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Following wikipedia:

Cases of systemic toxicity from accidental swallowing are rare, and attempted suicide via intravenous injection does not appear to result in systemic toxicity,[1] though it is still causes damage by physicaly blocking blood vessels both at the site of injection and the lungs.

Shouldn't both inhalation and IV injection of elemental mercury produce the same result, namely, mercury in the bloodstream?

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I guess the answer is that mercury atoms stick with each other very well (e.g. high surface tension in comparison to most other liquids $\gamma_{293K}^{\ce{Hg}} = 0.47 \text{ N/m}$, where $\gamma_{293K}^{\ce{H2O}} = 0.073 \text{ N/m}$ [1]) and that this continues to happen in the blood stream. Such clumps of mercury are not able to pass the blood brain barrier (BBB) effectively, especially in comparison to finely divided dissolved vapor, which is transported trough the BBB by the formation of a complex with cysteine.

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The simple answer is that elemental, metallic mercury isn't very soluble in either the blood or in the contents of the digestive system. If ingested, metallic mercury will simple pass through the gut with little effect on the body and with very little being absorbed into the places where it can do harm. The same is true in the blood.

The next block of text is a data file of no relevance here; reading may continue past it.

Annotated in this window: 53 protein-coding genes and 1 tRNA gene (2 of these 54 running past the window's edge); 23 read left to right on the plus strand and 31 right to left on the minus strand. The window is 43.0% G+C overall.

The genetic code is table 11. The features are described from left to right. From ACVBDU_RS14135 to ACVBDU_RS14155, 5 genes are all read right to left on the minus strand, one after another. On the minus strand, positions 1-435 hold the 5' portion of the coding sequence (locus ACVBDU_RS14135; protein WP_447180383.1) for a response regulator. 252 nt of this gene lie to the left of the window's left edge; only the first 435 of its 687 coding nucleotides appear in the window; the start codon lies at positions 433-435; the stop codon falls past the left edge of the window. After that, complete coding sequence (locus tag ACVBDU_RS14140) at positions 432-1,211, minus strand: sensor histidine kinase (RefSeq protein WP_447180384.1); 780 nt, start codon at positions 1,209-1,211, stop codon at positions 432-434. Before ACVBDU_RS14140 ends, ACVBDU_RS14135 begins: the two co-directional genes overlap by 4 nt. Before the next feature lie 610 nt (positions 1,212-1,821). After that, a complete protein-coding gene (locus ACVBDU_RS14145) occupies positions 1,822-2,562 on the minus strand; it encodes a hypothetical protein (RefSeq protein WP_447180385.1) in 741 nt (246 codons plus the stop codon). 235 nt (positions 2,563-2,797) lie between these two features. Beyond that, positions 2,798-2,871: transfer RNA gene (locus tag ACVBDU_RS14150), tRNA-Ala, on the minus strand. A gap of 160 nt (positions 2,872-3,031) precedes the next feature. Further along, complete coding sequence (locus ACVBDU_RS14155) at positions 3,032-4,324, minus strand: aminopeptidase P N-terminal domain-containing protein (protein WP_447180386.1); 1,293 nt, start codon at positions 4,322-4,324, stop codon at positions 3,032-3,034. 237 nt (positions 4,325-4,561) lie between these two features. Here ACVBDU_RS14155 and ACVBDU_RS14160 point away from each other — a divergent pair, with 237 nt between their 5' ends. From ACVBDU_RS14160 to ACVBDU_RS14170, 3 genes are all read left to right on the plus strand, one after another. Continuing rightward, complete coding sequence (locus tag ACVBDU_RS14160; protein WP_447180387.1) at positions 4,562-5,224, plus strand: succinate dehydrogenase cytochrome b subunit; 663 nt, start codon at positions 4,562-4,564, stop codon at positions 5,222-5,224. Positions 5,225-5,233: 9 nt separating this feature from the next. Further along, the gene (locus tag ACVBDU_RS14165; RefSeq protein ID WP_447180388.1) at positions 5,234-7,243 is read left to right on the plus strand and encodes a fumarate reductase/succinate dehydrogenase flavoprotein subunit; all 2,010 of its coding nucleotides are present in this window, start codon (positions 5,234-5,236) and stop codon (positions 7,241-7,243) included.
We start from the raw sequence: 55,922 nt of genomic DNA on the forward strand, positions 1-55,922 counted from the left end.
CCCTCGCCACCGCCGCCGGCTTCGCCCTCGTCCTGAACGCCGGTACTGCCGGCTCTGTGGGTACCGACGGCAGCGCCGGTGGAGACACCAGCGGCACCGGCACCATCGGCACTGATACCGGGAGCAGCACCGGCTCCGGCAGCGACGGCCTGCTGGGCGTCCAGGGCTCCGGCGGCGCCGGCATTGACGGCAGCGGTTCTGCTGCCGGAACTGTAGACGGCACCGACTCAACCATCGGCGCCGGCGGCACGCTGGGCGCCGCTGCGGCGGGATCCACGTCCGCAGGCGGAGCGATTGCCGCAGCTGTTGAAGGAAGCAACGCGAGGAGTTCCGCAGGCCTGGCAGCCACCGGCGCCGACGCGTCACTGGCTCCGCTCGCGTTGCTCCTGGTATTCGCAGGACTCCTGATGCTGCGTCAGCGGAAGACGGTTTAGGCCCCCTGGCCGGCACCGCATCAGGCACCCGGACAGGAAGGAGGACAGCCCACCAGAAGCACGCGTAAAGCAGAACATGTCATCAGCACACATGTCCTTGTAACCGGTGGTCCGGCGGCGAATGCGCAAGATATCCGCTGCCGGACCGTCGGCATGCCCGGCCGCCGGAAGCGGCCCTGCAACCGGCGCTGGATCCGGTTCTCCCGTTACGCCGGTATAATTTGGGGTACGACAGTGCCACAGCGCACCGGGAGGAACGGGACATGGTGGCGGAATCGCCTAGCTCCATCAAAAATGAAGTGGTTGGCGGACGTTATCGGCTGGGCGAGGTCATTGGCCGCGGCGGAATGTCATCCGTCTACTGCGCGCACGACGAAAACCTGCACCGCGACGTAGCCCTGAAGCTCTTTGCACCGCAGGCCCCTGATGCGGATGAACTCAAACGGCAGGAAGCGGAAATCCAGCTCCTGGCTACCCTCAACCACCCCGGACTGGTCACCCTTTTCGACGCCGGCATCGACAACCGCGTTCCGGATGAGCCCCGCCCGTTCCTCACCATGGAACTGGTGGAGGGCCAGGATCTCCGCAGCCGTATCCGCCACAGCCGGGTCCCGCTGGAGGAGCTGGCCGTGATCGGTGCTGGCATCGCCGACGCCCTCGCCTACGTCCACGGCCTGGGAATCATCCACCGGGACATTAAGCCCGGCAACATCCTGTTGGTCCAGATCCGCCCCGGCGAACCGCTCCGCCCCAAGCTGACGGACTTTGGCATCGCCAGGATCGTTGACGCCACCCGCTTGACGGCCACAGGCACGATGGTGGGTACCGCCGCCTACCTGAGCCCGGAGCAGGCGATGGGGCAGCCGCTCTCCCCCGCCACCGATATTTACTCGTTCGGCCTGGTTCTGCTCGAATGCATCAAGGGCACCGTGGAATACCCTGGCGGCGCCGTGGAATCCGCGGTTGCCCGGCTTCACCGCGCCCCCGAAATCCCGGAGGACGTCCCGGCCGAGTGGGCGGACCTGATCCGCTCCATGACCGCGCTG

Mercury causes harm when it interacts with essential enzymes in the body and makes them malfunction. For it to do this, mercury atoms or ions have to be able to reach a significant concentration in bodily fluids. There are two ways for this to happen easily. Mercury vapour is absorbed into the bodily system (but this requires some effort such as combining bad ventilation with finely divided mercury droplets and heat or bad ventilation and a long time period as early mercury chemists discovered). Many mercuric compounds, especially organic ones, are also readily absorbed (either because they are soluble, as many salts are, or because they are volatile, as many organic mercury compounds like methyl mercury are.)

In fact the worst case of human mercury poisoning (the Minamata disaster) resulted from the release of methyl mercury into the environment where it accumulated in fish ultimately eaten by people.

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